In chapter one, the author calls the reader to “discern why the Gospels and Acts recount the events they do in the way they do” in order to account for the literary purpose of each author (22). This exhortation is really helpful for readers today who get easily entangled with over-harmonizing the gospel stories. The gospels are individual narratives about the life and ministry of Jesus, often using the same stories, written to portray different but complimentary aspects of who Jesus is. We often miss the message of the individual gospel writers (ex. Jesus as the true Israel in Matthew versus Jesus as the Son of God in John) when we try to critically harmonize the gospels and all of their details into one story. Remembering that the gospels are purposefully distinct is important when trying to understand each one and its message about King Jesus.
I love the book of Revelation. The book is such an encouragement to Christians because it reminds us that Jesus is coming back to crush his enemies and to consummate his eternal kingdom with his redeemed people in a sinless new heavens and new earth, even though trials and persecution abound in the present. It’s a book that calls for hopeful endurance in the midst of suffering knowing that Jesus is risen, God is sovereign, and all evil will one day be defeated for our eternal good. Yet, so many Christians today avoid Revelation because we do not know how to make sense of the highly symbolic language. Naselli helps by saying, “Further, just about all the symbols in Revelation allude to the Old Testament—especially passages such as Isaiah 24-27; Ezekiel 38-39; Daniel 7-12; and Zechariah 1-6” (33). In other words, if you want to understand the book of Revelation, you don’t need prophecy charts and a wild imagination; you need to know the Old Testament well. I couldn’t agree more.
One of the most unique aspects of How to Understand and Apply the New Testament is the incorporation of historical theology (how a doctrine has been historically understood in the church since the days of the apostles) into the process of understanding a biblical text. What fruit comes from historical theology? Historical theology helps you distinguish between orthodoxy and heresy, it displays the fruit of orthodoxy and heresy, it can foster God-glorifying unity when fellow Christians disagree on nonessential issues, it helps you think globally, it can reveal your theological blind spots, it gives you perspective regarding seemingly novel views, it cultivates humility, it guards you against chronological snobbery (the uncritical acceptance of the climate of our own age and the assumption that whatever has gone out of date is on that account discredited), it inspires you, and it reminds you that God sovereignly controls everything for his glory and our good (267-273).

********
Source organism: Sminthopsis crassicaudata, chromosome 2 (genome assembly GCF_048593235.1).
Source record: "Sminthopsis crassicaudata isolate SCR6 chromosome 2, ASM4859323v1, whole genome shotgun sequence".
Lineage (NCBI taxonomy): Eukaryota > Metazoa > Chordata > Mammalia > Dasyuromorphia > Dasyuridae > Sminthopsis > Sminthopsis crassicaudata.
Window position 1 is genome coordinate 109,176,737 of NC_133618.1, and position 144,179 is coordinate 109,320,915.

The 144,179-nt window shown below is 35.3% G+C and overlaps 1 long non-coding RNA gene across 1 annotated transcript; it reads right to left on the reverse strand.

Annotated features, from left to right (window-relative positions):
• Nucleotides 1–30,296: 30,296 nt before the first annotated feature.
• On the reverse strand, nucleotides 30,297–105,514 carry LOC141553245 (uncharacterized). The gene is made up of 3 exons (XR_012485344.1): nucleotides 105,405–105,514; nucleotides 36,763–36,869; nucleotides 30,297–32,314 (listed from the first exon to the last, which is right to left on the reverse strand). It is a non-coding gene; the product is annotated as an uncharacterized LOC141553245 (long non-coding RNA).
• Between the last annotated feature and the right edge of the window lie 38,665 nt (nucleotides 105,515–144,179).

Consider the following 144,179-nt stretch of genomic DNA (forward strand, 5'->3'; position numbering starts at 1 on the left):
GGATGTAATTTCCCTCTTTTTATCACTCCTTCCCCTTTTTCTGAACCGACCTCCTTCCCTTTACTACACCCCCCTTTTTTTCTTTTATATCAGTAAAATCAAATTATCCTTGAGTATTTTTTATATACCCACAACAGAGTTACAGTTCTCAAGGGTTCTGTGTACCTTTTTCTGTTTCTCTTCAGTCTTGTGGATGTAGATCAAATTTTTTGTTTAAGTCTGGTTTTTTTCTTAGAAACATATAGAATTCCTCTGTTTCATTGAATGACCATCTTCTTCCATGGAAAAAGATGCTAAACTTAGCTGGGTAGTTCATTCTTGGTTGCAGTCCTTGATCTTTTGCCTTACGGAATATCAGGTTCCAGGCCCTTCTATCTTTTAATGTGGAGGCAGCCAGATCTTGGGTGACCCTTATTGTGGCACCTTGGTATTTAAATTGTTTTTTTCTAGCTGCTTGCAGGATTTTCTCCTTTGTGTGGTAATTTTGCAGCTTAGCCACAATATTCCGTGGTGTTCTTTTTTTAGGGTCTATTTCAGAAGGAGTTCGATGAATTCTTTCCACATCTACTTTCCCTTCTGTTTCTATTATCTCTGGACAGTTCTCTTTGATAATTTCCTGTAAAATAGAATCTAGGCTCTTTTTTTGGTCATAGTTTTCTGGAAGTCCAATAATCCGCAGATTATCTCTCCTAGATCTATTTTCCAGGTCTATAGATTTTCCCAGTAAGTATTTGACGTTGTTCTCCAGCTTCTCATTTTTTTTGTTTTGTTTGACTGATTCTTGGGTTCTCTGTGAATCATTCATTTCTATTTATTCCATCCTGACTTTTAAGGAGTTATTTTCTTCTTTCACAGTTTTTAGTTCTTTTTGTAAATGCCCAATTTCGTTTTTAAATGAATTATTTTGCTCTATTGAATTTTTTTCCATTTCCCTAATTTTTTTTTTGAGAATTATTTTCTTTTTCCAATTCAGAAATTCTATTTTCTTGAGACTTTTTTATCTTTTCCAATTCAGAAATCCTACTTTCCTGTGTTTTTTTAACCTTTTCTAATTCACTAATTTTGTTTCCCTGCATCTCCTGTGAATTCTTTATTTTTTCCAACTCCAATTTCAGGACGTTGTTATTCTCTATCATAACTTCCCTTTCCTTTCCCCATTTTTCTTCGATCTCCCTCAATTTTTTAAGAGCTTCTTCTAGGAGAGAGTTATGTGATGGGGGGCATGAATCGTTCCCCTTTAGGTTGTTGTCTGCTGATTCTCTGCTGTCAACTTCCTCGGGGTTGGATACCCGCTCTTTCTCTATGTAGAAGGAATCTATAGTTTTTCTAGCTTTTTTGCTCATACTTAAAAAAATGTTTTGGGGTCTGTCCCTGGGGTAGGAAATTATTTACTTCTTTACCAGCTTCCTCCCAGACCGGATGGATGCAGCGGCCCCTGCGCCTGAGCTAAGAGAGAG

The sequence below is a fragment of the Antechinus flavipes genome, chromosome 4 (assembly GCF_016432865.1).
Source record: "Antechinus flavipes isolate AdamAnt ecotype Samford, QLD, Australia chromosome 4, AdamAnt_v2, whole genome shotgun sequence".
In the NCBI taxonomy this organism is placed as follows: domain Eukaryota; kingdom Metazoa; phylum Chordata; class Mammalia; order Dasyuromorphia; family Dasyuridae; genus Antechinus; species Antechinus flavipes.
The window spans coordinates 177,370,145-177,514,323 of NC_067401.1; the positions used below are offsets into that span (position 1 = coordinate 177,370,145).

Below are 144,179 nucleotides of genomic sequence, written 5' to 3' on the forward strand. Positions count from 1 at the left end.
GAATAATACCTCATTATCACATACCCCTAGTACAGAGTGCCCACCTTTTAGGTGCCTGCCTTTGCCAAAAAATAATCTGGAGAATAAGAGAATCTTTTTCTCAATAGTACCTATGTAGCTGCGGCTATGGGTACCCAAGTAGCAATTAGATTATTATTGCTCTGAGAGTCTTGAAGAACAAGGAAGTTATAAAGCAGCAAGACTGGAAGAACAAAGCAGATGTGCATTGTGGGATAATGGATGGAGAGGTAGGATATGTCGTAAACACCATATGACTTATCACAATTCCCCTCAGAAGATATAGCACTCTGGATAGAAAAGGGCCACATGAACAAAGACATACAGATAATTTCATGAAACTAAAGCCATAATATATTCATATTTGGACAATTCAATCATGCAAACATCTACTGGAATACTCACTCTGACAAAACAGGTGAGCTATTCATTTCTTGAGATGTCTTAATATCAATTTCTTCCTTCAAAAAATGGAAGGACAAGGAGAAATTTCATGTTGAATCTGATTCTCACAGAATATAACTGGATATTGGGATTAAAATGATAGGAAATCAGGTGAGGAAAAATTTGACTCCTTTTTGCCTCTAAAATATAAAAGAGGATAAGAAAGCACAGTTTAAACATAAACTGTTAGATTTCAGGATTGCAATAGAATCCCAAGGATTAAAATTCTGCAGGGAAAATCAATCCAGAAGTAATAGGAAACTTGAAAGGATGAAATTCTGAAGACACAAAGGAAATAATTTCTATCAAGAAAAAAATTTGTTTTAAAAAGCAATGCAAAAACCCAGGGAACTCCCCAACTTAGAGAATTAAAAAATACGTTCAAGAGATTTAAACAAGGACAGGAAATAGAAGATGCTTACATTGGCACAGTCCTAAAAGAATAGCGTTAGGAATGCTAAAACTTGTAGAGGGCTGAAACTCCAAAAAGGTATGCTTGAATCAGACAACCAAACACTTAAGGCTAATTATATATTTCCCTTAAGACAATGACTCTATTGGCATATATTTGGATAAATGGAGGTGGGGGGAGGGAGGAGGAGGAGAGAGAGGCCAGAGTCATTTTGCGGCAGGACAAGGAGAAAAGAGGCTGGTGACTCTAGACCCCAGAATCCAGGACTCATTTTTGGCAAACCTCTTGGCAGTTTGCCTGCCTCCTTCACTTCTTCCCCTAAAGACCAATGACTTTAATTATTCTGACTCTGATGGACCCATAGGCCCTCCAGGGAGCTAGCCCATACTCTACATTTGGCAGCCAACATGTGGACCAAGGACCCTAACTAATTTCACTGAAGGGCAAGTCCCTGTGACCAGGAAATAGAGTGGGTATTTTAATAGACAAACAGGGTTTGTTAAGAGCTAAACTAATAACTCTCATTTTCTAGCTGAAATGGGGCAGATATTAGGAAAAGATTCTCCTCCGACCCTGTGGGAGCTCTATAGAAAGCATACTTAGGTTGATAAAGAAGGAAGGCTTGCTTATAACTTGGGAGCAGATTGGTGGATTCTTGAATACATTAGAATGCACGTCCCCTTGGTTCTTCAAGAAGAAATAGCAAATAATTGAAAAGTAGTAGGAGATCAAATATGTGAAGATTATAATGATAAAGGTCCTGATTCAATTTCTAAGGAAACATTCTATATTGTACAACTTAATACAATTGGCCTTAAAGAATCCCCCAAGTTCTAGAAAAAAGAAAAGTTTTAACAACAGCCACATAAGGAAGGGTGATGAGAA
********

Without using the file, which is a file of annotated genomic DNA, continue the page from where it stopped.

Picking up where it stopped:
If I were to offer suggestions about how the book could be improved, I would offer one minor recommendation. I think the book would be more helpful if the author chose a New Testament text and worked through all twelve exegetical and theological steps using the one biblical text as a comprehensive example, in addition to using the other good examples already in the book. Chapter ten, on historical theology, for example, gave a history of the doctrine of sanctification pertaining to Keswick theology, but the discussion was abstracted from a biblical text. Show me how going through the steps of the exegetical process for a text like Romans 6, for example, should cause me to think about historical theology in terms of Keswick theology and how the conclusions from that line of thinking should practically help me apply myself to the text of the gospel story I’m studying.
How to Understand and Apply the New Testament is an excellent resource on New Testament interpretation that blends multiple exegetical and theological disciplines to form a rightly integrated approach to understanding the Bible. This resource is for the church. If you, Christian, want to better understand and apply the New Testament, you should have this book on your shelf. Take up and read, and learn how to fruitfully fish the depths of the New Testament.
Note: A review copy was provided by P&R Publishing in exchange for an honest review.